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Derivatives

Modelling Fair Value Of Implied FX Vol - Part 1

A fair-value measure of implied volatility would be an invaluable tool in the fx options market.

The One-Month Tenor

A fair-value measure of implied volatility would be an invaluable tool in the fx options market. It would enable traders to spot opportunities in the market and take advantage of them, or help a fund manager use the asset class as a source of alpha. Therefore, there have been many attempts to come up with such a measure, ranging from simple historic volatility calculations through to GARCH and beyond.

As implied volatility is a prediction of future volatility it is impossible to directly measure it and there are many influences on the exact value seen in the markets. These influences include:

* Historic volatility--both recent and long term;

* Political environment;

* Overall market confidence, including markets outside of fx itself;

* Future and past events and associated risks; and

* Trading positions held in the market.

To try and build a fair value measure for implied volatility we start by establishing an approach and looking at the one-month maturity. This will subsequently be extended to longer maturities.

 

Approach

To establish a fair-value measure we use regression to model the implied volatilities. For the one month a three-factor model was used and tested over historic data. On each day, the regression was fitted over a fixed-size window of historic data, including the day being tested. This then led to a fair value measure for that day that could be compared against the market value.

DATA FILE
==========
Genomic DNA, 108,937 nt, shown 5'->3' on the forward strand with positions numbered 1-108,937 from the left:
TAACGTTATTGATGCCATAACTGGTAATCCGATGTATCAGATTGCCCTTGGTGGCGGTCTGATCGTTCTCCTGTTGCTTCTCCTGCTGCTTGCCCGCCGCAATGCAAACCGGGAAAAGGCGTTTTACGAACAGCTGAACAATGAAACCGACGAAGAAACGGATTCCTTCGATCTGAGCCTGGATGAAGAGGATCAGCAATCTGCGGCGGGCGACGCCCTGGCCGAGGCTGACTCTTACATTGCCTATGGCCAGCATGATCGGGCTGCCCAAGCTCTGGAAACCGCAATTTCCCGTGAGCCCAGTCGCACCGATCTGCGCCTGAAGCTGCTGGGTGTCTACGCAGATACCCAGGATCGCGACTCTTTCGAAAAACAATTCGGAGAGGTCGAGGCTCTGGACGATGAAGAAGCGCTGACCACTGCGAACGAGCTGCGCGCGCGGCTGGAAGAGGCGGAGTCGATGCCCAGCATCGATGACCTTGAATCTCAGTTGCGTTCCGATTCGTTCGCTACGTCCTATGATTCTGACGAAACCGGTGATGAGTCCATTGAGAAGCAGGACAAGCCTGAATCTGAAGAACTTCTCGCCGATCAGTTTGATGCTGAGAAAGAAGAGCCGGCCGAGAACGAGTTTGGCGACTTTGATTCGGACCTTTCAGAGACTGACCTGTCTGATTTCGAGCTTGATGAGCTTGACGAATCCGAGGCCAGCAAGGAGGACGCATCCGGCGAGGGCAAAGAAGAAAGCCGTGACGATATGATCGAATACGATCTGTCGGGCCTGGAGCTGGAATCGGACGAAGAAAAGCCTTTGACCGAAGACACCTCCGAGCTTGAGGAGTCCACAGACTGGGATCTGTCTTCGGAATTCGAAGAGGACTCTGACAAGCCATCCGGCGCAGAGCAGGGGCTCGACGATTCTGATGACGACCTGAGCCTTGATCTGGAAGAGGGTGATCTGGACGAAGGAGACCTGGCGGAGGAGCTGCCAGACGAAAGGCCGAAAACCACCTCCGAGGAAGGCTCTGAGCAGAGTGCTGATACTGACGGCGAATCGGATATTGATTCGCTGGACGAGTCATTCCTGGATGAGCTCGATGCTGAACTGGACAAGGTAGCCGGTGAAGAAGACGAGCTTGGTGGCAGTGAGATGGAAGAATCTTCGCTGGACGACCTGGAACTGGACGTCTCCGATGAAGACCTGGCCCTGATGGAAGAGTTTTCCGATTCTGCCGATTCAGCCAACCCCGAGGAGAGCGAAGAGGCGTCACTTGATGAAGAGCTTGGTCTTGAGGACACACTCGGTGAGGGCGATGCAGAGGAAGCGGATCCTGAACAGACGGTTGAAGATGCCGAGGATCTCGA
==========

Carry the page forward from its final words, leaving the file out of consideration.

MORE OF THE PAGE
To assess the effectiveness of this measure it was then traded. To do this, a trading threshold level was fixed. Once the difference between the fair value and market value breached this level an appropriate trade, either long or short, was put on. This trade was then subsequently closed out when the signal disappeared and the difference between the market volatility at the start and at the end was taken as the profit/loss in volatility points on that trade. These were then totalled over the whole test period.

Two approaches could be taken for defining when a signal disappears. In the first the signal is considered to have disappeared when the fair value and market values cross over. In the second the signal is considered to have disappeared when the difference between fair value and market value drops below the trading threshold level. The second approach is more conservative and considered more applicable when the data series being modelled is less volatile.

 

Example: To start, market vol = 11, fair value = 11.4. Using a trading threshold of 0.3 points or vols, this trading style will buy at 11.

First Approach: If the market vol increased to 11.4 and fair value stayed constant it would sell at 11.4, making a profit of 0.4 vols. If the fair value dropped, however, to 11.2 vols and the market vol increased to 11.2 vols the position would sell at 11.2 giving a profit of 0.2 vols.

Second Approach: If the market vol increased to 11.2 and fair value stayed constant it would then sell at 11.2, making a profit of 0.2 vols. If the fair value dropped, however, to 11.3 vols and the market vol increased to 11.1 vols the position would sell at 11.1 giving a profit of 0.1 vols.

 

Note that this P&L measure ignores time decay, transaction costs and the passing of time. Therefore it is only a valid measure when the signal is used to contribute to a large trading book position. If traded in isolation the other factors will need to be quantified.

 

Modelling One-Month Implied Vol